The organization has 72 members. Nine of them are of indigenous origin.

Two Indigenous elders working for Correctional Service Canada also shared their experiences with jurors.

Geraldine Arcand and Harvey Knight both met Myles Sanderson during his time in the prison system.

I sensed that he felt remorse, Ms. Arcand recalled. He spoke to me about his children. He said he wanted to be there for them.

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Myles Sanderson was incarcerated at the Saskatchewan Penitentiary in 2019 before being transferred to the Willow Cree Healing Lodge. (Archive photo)

For his part, Harvey Knight pointed out that Myles Sanderson attended all the sessions of his program and that he behaved very well. He believes that nothing led him to believe that he would be able to do what he did in September 2022.

The two indigenous elders wanted to emphasize the importance for an inmate to have support from his community once released. According to them, an inmate must feel that someone cares about him, that he is not rejected by his community.

Having started on January 15, the last witnesses of the coroner's inquest were heard on Monday.

Jurors will now have to determine how, when and where each of the victims was killed. They will also have to make recommendations to prevent such a tragedy from repeating itself.

A second inquest into the death of Myles Sanderson is scheduled for the end of February.

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The room show at the Kerry Vickar Center in Melfort was transformed into a courtroom for the coroner's inquest.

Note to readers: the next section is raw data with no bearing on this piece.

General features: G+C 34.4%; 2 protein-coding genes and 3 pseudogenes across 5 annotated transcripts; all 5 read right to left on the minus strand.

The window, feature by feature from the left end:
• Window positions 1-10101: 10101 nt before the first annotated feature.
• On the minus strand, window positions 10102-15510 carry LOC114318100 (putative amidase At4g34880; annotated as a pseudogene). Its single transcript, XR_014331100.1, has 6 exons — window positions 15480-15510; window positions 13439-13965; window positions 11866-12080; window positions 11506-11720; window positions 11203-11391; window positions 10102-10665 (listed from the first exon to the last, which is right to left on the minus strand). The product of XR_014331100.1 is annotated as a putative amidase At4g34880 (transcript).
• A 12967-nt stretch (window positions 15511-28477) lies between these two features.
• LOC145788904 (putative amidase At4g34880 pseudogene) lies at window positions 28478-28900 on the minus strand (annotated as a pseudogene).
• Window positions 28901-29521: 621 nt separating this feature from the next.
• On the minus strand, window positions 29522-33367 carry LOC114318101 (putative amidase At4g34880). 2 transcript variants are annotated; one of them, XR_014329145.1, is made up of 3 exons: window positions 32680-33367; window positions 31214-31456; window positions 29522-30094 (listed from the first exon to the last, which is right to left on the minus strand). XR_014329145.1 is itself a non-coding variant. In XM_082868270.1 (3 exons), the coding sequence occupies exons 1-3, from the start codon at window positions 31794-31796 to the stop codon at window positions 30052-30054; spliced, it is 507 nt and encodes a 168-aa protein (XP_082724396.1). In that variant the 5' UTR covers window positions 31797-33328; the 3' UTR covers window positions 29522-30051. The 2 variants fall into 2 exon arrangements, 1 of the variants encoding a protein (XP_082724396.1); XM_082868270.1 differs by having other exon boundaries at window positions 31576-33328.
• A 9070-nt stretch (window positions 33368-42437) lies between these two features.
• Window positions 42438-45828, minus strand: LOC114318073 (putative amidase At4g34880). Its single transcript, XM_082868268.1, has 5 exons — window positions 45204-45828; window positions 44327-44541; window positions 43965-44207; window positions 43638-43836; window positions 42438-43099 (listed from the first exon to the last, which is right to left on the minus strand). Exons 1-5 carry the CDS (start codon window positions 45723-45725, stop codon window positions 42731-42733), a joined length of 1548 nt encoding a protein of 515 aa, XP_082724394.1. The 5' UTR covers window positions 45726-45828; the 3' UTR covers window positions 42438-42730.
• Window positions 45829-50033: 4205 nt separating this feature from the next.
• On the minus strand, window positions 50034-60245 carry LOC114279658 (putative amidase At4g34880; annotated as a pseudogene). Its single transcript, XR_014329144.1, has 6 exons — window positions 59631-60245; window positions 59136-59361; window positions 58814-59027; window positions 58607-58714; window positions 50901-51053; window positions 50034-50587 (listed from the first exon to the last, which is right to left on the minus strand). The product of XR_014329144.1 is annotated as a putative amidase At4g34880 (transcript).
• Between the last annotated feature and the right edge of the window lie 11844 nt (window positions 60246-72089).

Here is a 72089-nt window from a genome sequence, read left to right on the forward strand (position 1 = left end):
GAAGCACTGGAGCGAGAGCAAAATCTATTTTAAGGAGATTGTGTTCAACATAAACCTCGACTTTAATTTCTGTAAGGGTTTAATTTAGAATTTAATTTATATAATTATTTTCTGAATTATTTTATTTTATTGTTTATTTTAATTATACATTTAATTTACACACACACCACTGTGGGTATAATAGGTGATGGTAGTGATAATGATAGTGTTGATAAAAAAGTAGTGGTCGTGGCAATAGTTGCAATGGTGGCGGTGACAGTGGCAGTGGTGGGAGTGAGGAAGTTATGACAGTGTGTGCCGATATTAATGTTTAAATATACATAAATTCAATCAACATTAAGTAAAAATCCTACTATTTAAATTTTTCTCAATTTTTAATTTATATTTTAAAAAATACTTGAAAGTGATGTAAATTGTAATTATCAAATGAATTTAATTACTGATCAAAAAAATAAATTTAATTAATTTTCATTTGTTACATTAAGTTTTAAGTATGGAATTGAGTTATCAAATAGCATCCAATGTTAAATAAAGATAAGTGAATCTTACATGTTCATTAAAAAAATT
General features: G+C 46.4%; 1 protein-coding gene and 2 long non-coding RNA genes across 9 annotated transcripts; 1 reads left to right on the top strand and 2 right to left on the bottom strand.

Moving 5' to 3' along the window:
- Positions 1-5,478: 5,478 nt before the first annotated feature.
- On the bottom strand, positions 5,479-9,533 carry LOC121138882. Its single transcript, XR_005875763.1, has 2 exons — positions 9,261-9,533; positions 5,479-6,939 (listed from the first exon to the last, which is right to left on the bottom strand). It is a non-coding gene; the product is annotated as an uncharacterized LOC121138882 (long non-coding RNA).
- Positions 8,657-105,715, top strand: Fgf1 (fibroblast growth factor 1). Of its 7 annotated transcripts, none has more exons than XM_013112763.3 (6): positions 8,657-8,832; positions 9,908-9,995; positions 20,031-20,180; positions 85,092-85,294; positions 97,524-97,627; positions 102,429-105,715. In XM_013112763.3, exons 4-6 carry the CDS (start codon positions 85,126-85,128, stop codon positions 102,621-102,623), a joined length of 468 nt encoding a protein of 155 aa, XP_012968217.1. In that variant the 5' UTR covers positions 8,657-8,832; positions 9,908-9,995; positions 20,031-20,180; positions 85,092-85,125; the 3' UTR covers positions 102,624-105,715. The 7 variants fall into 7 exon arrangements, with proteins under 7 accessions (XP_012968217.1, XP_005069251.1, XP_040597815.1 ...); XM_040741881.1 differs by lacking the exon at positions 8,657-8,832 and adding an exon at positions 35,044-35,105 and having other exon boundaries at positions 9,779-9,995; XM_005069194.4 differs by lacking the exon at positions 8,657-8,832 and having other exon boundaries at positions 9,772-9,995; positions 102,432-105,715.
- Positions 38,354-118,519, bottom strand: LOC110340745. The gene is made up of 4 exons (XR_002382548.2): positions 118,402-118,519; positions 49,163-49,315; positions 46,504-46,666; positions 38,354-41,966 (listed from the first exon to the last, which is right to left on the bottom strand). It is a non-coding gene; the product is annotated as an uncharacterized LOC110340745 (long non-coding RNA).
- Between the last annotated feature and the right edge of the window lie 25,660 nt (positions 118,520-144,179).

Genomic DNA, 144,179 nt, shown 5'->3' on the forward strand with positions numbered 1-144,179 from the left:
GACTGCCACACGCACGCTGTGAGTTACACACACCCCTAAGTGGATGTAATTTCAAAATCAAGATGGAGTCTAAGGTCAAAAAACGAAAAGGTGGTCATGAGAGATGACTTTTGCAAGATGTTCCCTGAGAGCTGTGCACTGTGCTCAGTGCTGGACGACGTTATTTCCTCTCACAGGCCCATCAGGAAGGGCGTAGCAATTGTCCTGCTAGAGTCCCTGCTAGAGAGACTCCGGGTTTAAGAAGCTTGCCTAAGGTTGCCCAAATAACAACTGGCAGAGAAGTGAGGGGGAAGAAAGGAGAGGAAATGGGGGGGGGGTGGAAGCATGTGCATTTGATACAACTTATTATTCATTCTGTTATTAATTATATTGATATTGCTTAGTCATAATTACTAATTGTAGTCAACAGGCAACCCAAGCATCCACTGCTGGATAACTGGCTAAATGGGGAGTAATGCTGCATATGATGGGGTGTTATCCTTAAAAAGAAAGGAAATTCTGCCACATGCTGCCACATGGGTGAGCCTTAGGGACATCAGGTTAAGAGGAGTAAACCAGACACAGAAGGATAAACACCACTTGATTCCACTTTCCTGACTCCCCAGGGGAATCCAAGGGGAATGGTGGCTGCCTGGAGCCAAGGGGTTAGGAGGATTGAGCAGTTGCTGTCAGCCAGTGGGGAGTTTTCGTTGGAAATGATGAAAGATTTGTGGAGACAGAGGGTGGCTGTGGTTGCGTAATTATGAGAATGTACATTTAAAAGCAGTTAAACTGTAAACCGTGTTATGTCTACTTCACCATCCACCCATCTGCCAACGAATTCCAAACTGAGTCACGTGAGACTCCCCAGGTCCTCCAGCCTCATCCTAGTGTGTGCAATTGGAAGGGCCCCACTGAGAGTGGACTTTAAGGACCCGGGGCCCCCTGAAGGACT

Over the past two weeks, around thirty witnesses have spoken.

After explaining the chronology of events, both at the time of the attacks and the comings and goings of Myles Sanderson and his brother in the days preceding the tragedy, the first two police officers to go to the scene were able to describe their arrival in the James Smith Cree Nation.

The detachment commander of the Royal Canadian Mounted Police (RCMP) in Melfort at the time of the attacks also testified, saying that the day of the tragedy was “the worst thing [he] saw in [his] career.”

On January 18, the ex-wife of Myles Sanderson, the author of the attacks, explained to jurors the abusive relationship she was in and the distress she felt on September 4, 2022.

The The next day, a psychological analysis of Myles Sanderson was presented to the jurors.

The Team Manager The Saskatchewan Response and Response Unit of the RCMP's Northern Region, for its part, explained why Myles Sanderson was not actively sought by the police, even though he was being tried illegally in liberty.

Following the 11 autopsies, the two forensic doctors who carried out the examinations concluded that most of the victims who died at the time of the attacks could not have been saved by paramedics.

Ten of them died less than 10 minutes after being stabbed. Only Damien Sanderson potentially suffered from his injuries for more than an hour before finally succumbing to them.

  • Vincent H. Turgeon (View profile)Vincent H. TurgeonFollow
Teilor Stone

By Teilor Stone

Teilor Stone has been a reporter on the news desk since 2013. Before that she wrote about young adolescence and family dynamics for Styles and was the legal affairs correspondent for the Metro desk. Before joining Thesaxon , Teilor Stone worked as a staff writer at the Village Voice and a freelancer for Newsday, The Wall Street Journal, GQ and Mirabella. To get in touch, contact me through my teilor@nizhtimes.com 1-800-268-7116